Black holes come in three sizes: small, medium, and large. Small black holes are of stellar mass. They form when a large star collapses at the end of its life. Large black holes lurk in the centers of galaxies and are millions or billions of solar masses. Middle-sized black holes are those between 100 to 100,000 solar masses. They are known as Intermediate Mass Black Holes (IMBHs), and they are the kind we least understand.
One of the biggest difficulties in studying IMBHs is that they are difficult to find. We think they are formed when large stars or stellar-mass black holes merge in the centers of globular clusters, so they tend to be obscured within a dense cluster of bright stars. Intermediate black holes usually aren’t active, so we also can’t identify them by their jets or intense x-rays. But they should be fairly common. It’s estimated that about 45,000 intermediate-mass black holes could be in the vicinity of our galaxy.
Recently a team has used a new technique to find one of them. Their method uses gamma-ray bursts and gravitational lensing. A gamma ray burst (GRB) is a bright flash of gamma rays that occurs from time to time. They are likely caused when a large star explodes as a hypernova, or when two large stars collide and merge. Usually, a GRB will occur as a single flash lasting about half a second, but sometimes we’ll see two flashes that are in the same general region of the sky at nearly the same time. Now that could just be random chance, but it’s more likely that the two flashes were caused by the same GRB, but appear as multiple flashes because of gravitational lensing.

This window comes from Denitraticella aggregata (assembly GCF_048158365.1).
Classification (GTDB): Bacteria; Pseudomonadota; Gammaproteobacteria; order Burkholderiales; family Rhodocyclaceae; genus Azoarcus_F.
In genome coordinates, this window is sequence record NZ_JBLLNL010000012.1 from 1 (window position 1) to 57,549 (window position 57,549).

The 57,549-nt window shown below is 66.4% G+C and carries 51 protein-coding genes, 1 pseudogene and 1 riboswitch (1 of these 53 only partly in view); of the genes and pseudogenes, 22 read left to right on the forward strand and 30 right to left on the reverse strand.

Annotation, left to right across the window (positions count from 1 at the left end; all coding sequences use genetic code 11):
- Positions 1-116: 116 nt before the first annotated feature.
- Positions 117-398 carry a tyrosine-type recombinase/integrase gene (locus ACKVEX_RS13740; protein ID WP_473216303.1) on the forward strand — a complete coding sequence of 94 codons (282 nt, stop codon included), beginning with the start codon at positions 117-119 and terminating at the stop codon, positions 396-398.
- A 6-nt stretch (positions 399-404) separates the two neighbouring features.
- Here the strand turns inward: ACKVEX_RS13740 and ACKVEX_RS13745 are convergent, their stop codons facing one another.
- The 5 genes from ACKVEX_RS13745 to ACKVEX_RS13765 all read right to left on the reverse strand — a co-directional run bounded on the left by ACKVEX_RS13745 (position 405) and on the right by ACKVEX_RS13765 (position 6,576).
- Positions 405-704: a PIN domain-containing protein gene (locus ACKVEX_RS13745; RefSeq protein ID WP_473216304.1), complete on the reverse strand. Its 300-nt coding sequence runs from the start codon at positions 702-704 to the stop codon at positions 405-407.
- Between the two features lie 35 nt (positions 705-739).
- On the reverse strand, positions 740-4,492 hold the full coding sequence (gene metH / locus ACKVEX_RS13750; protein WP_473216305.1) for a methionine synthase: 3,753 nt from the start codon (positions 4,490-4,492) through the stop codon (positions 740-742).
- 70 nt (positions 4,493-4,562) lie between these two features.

The team analyzed the pattern and spectrum of the double burst to show that the second one was an echo of the first. This confirmed that the event was gravitationally lensed by a mass between us and the GRB. They then used the timing of the two bursts to calculate to determine the cause. They found the data was consistent with an intermediate-mass black hole of about 55,000 solar masses.
This method can’t be used to find lots of intermediate-mass black holes, but every IMBH we find gives us another source of information. Intermediate mass black holes in the early universe may have been the seeds of the supermassive black holes we see in galaxies today. The more we understand about the middle children of the black hole family, the more we can how black holes helped shape our modern universe.
Reference: Paynter, James, Rachel Webster, and Eric Thrane. “Evidence for an intermediate-mass black hole from a gravitationally lensed gamma-ray burst.” Nature Astronomy (2021): 1-9.
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